Safety is a condition characterized by minimal risk of harm coupled with protection from potential harm. In health care, patient safety involves instituting mitigation measures to prevent potential adverse events. Unfortunately, the existence of potential adverse events is only recognized after such an event has occurred. Reporting an adverse event, therefore, is the first step towards developing mitigation measures. However, some nurses fear reporting adverse events, because they erroneously believe they will be penalized for the occurrence of such an event. I believe, reporting the occurrence of an adverse event should be rewarded, since it is the initial stage of preventing future events.
(Joint Commissions, 2014).It is important for nurses to explain how to use the call light to the elderly patients, and also to ask for help before getting out of bed. Vulnerable patients should be placed close to the nursing station for close monitoring. It is very important to educate health care workers on the approaches used to prevent falls. The measures used to prevent falls in the elderly could include; carrying out a risk assessment during admission, placing colorful stickers outside their doors, stopping the use of psychotropic medications, teaching them the best way to use their assistive device, placing their call light and belonging within their reach, placing their beds in the lowest position with brakes /wheels locked at all times, removing throw rugs from their surroundings, making sure that they are wearing non-skid shoes/socks before ambulating and also giving them their prescribed Vitamin D supplement as well as encouraging them on the use of their corrective glasses or hearing aids. It is very important to educate health care workers on the approaches used to prevent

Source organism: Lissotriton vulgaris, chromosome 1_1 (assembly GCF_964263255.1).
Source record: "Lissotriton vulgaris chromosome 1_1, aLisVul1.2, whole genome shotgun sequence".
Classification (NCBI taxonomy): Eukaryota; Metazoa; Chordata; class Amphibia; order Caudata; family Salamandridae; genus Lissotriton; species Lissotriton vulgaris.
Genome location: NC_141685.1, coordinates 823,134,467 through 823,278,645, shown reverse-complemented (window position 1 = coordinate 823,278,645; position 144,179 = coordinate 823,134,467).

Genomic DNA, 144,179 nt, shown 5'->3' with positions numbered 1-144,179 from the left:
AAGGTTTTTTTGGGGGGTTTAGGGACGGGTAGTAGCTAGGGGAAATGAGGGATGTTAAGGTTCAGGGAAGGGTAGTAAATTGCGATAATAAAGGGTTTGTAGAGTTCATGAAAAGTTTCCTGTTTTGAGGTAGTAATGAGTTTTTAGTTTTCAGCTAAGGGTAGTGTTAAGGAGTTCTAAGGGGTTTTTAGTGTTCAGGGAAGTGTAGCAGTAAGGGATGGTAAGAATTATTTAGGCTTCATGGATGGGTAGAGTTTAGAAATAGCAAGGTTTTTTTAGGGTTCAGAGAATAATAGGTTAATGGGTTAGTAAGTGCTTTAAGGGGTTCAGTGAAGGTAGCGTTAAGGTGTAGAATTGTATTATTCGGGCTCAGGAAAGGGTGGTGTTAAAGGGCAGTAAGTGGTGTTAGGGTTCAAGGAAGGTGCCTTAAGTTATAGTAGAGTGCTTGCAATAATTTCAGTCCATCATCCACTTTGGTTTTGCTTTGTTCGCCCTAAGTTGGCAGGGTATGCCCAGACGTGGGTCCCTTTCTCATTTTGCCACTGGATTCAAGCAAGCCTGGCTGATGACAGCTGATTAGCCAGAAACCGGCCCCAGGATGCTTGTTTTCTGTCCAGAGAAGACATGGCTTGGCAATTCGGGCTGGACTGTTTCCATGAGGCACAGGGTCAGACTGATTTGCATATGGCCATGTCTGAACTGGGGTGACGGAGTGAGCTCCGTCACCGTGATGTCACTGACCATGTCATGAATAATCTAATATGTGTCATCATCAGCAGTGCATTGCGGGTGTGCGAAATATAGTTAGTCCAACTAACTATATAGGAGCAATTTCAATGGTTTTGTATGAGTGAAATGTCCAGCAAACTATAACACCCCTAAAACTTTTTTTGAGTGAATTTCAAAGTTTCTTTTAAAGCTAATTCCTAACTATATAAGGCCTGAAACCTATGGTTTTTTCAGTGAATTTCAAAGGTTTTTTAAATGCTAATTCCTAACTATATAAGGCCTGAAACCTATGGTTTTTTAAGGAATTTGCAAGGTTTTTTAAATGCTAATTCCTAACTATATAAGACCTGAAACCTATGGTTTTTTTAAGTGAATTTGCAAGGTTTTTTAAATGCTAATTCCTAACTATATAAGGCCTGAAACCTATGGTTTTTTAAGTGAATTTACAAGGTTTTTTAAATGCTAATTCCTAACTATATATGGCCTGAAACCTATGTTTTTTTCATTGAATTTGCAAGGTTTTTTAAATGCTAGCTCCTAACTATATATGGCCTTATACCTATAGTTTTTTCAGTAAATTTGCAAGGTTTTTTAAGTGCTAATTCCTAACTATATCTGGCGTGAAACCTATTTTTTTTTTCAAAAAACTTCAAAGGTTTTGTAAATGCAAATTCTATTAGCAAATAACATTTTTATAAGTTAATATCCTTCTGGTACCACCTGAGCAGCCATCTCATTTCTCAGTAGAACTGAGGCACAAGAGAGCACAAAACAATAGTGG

This will be discussed in the context of patient-centred care, healthcare team communication, and documentation . One factor that influences patient safety through communicating effectively is patient-centred care. Patient-centred care is a holistic healthcare approach that acknowledges patients and their families as active participants and contributors in their care because of their knowledge and experiences regarding their condition, which applies regardless of age and healthcare setting (Institute for Patient- and Family- Centred Care, as cited in Levett-Jones, Gilligan, Outram & Horton, 2014). Furthermore, patient-centred care places value on "empathy, dignity, autonomy, respect, choice, transparency, and a desire to help individuals lead the life they want" (Levett-Jones et al., 2014, p. 15).
In the review of the literature regarding National Patient Safety Goals and the reduction of healthcare associated infections by the implementation of evidence-based practice, one article addressed the education of patients and family to prevent catheter-related bloodstream infections (Dela Cruz et al., 2012). MD Anderson Cancer Center Infusion Therapy Team places 600 central venous catheters (CVC) and PICC’s and 100 implanted ports each month at their facility (Dela Cruz et al., 2012). This volume gave rise to an extensive formal education program to assist the patient and family with care and maintenance of their CVC to reduce the number of catheter-related bloodstream infections (Dela Cruz et al., 2012). The education program consists
The practice of health care includes many scenarios that have to do with making adequate decisions when it comes to a patient’s life, and the way they are treated. Having an ethical code in all health care organizations is very important, because it helps health care workers with reaching a suited and ethical decision when it comes to the patient. In health care, patient will always be put first, and their autonomy will always be respected. Nevertheless, when there is a situation where a patient might be in harm, or might be making their condition worse because of the decisions they made. Health care workers will always be there to